Pier 1 heat exchanger a microcosm of team integration
Making the redevelopment of Pier 1 a success required a true collaborative effort. In fact, many of the mechanical design solutions, such as radiant heating and bay water cooling, grew out of the restrictions of the architectural scheme and the physical restrictions of the building itself.
'At first, we thought about a cooling tower, but there was no place to put it with the historic restrictions. So that became our baseline,' says Clark Bisel, a senior vice president with Flack + Kurtz, Pier 1's mechanical engineer.
According to Allan Montpellier, F+K's project manager, the radiant floor system helped meet the historical and architectural design goals 'because it's practically invisible.'
And because a new floor slab had to be poured, radiant tubing was a logical and fairly cost-effective option.
Similarly, submerging the heat exchanger in the bay provided another good example of adapting to conditions. 'The entire pier sits on piles over the water so use of the bay water for heat rejection became the logical alternative,' says Montpellier.
Similar to a ground loop or geothermal loops used in lakes, the relatively simple system is constituted of a number of polyethylene tubes bundled together in parallel closed loops.
Project architect Cathy Simon of SMWM, first heard of the technology on a project F+K had done in Massachusetts. 'With the bay being a cold heat sink, I think the thought hit us simultaneously.'
Constructing and installing the pods was another matter. 'The heat exchanger was very unusual. Nobody's ever done anything like that,' says Ken Lindberg, president of Power Engineering and Contracting, the marine specialty contractor on the job.
Bisel concurs. 'Constructablity was definitely the biggest issue with this product. Clearly the answers weren't automatic. You couldn't just do a design, give it to the contractor and say it's going to work. We needed construction expertise in this case.'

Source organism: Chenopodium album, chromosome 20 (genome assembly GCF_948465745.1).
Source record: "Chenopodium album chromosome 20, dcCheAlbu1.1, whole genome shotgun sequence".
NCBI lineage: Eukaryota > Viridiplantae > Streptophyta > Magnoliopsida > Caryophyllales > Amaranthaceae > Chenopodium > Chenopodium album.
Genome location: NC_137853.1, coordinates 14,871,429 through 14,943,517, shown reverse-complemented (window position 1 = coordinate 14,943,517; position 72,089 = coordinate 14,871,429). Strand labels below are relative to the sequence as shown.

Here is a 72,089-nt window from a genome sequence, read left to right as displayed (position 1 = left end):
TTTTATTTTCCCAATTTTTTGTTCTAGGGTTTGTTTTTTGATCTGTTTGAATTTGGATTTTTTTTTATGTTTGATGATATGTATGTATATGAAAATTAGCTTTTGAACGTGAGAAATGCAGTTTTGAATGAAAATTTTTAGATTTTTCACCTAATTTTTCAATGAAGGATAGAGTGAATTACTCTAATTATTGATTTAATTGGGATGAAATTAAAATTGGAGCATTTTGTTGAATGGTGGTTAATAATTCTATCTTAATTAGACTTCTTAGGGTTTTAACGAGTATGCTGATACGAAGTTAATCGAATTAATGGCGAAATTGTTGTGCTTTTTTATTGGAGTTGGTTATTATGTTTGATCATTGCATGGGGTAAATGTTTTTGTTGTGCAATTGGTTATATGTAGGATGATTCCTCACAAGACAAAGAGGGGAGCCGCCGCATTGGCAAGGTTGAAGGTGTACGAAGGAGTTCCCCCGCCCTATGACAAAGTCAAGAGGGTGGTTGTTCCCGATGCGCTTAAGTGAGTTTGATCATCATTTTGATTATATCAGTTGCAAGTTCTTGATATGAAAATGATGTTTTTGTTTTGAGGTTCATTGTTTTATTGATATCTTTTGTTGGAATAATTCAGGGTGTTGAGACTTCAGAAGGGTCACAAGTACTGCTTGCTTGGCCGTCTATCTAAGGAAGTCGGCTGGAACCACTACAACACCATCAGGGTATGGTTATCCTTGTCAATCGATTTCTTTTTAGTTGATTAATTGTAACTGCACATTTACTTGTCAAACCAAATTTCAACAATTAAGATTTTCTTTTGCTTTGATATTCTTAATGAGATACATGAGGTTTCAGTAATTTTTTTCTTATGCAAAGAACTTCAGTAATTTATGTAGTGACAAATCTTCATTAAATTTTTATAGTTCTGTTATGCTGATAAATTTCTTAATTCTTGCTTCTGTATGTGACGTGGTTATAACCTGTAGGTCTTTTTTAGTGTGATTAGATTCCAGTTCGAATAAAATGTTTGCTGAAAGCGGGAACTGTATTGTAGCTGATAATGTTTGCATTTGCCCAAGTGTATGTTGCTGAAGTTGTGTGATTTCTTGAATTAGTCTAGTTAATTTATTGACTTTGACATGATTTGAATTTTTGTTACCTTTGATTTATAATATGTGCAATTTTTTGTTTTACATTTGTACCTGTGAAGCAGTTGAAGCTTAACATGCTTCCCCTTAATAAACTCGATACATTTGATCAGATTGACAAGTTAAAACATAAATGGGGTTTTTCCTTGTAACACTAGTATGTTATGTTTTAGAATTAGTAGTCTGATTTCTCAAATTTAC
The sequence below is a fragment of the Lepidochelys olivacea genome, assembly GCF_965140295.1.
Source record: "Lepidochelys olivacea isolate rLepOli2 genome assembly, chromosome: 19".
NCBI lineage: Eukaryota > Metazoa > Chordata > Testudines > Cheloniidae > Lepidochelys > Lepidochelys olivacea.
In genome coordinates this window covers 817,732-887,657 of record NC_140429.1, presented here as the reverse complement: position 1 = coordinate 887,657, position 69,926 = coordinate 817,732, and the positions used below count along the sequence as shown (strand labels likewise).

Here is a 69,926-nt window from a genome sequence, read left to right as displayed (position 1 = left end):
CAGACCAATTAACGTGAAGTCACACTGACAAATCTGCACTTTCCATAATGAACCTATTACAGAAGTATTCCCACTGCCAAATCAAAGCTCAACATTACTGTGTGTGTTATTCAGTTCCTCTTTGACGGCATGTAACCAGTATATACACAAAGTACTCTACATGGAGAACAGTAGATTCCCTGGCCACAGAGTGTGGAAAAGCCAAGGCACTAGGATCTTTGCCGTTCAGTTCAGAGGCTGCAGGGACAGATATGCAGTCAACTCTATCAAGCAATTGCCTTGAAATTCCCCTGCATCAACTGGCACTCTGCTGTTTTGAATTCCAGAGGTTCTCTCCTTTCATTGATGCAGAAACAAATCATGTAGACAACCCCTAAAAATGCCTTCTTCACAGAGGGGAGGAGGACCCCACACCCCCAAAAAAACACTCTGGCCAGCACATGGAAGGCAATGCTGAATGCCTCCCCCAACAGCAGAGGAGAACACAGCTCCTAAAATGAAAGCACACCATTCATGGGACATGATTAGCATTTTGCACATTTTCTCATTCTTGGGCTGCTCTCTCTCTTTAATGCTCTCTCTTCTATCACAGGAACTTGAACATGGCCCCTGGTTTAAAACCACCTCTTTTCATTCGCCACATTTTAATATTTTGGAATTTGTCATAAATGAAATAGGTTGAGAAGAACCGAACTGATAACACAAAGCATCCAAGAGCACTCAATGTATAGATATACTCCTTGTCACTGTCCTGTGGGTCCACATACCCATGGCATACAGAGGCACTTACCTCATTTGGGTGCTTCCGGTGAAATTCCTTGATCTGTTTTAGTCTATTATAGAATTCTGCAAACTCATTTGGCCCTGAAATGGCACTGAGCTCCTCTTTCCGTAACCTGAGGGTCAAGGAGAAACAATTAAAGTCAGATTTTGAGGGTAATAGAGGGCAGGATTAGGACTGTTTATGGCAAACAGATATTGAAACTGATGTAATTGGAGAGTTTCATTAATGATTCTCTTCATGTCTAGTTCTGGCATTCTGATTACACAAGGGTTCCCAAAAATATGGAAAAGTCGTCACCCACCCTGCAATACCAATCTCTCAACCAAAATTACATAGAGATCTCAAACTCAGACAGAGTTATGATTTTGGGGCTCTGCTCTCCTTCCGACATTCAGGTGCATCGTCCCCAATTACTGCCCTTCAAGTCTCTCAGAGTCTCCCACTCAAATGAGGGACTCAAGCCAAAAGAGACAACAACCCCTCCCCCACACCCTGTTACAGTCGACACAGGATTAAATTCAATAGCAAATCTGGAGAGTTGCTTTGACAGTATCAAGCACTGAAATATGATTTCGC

'The team did a lot of research,' adds Joe Mazzetti of general contractor Nibbi Brothers. The idea, he says, was that of F+K's director of advanced technology Dan Nall, who had experience on a similar, but much smaller system in a lake in Georgia. But nothing like this had ever been done in a marine environment with its related set of problems. To help build the construct, the team also consulted with some contractors from Vancouver, who were involved in some lake applications. In the end Mazzetti says it was really a lot of on-the-job learning.
Ultimately, five pods were conceived and premanufactured in Kentucky. When they arrived in San Francisco, Power transported the pods via barge to the pier where they were craned into the water. 'They had a 60-ft pile attached for ballast and support, but they still floated. So we literally pushed them into position,' says Mazzetti.
Sinking the pods was another matter. According to Lindberg, workers had to tip the oblong pod on an angle in order to achieve the necessary velocity to displace the air out of the 6-in. pipe.
The pods were then attached to a support structure anchored to the piles located under the pier. The steel cross bracing was installed to serve as a rack on the soft bay bottom to prevent pinching in any of the plastic lines. From the pods, 10 risers punch up to the mechanical room where they tie into the system via a header.